Over coffee I leafed through a binder of brochures for white water rafting and cave tours. I was in Fair Forrest, nearly three hours north of Perrine. Another hour or so and I would have been in Canada. I had only a vague memory of stopping for gas, of drinking coffee that curdled in my stomach. But I had driven here deliberately. I was on the run. Not from the cops – although I’m sure they wanted to talk to me too.
I was on the run from myself.
It was a simple tail, that’s all. A woman who wanted to know why her husband suddenly started staying late at work. We all knew the answer, but she needed that confirmation, needed the details to take to her lawyer. I got the pictures and took them back to her, Valerie took the check to the bank and closed out the file. No different than any other case we’d handled. Hell, it was almost easier. Sometimes you have to wait a couple of days for the khaki-wearing Romeos to make their amorous moves.
But four days later the wife called me screaming, saying he’d left with his gun and she was worried he was going to do something drastic. And he did. Three hours later Valerie and I were standing with Captain Hollander and his pack of blues at a two-body crime scene in the same bedroom I had dirty pictures of. The husband shot the girlfriend and then he shot himself, blood and misery everywhere. And everyone at the scene knew that I was the strip on the back of the matchbook. The only thing that kept me from grabbing the bottle of vodka on the nightstand and swallowing it all right there was that there wasn’t enough left to get a teenager drunk for the first time.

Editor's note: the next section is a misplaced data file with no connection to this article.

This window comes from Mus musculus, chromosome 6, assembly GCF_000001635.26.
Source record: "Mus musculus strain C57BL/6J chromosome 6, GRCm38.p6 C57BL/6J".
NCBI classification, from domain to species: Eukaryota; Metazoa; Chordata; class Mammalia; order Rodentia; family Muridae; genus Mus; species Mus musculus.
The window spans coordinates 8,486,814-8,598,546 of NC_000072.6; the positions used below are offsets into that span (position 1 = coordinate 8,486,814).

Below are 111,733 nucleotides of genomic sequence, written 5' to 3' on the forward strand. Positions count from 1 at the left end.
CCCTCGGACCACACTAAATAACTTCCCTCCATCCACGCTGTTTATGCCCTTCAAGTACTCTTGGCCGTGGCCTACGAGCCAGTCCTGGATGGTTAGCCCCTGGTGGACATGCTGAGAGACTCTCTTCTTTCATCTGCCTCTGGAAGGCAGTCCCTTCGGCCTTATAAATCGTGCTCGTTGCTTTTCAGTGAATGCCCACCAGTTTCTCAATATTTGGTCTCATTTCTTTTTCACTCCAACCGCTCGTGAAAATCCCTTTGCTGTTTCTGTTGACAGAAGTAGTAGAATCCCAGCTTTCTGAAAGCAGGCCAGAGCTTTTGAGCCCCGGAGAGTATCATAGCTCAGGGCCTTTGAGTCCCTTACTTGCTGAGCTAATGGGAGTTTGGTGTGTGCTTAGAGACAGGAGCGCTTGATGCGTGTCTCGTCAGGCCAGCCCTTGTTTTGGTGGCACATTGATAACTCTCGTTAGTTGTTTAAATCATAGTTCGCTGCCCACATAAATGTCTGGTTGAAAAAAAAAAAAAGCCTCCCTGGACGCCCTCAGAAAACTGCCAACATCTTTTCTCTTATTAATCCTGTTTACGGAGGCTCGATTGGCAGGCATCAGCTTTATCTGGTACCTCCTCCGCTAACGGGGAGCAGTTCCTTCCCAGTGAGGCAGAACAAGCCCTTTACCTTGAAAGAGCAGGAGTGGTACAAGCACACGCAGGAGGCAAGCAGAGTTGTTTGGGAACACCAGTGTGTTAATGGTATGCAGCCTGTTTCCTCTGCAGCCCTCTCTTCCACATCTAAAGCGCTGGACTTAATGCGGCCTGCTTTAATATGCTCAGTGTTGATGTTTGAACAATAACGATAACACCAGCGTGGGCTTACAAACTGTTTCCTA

So I got in my car and I drove, drove to outrun my anger, drove to outrun my cravings, drove until dawn when I found the Pleasant Pines cabins, paid for three days with all the cash I had in my wallet and collapsed into bed. I came here because I wouldn’t know how to score when I wanted to more than anything, it was too early when I arrived to find an open liquor store or some barstool to park myself on and drink until I blacked out why I’d come here in the first place. That much, I realized, I had spared myself.
My phone began to buzz back to life. I only had a few bars, not enough to make a call but enough to get my text messages and alerts for the four voicemails I had. Three were from Valerie. One was from Hollander. I’d listen to those later. I sent Valerie a text telling her I was safe and that I’d call her soon. If she never forgave me for the time she spent worrying whether I was dead somewhere, I’d accept that. But she didn’t need to worry one second more than she already had. I’d get another day or so of rest, shake this cold and head back to Perrine to face what I had fled. It was the only real option left on the table.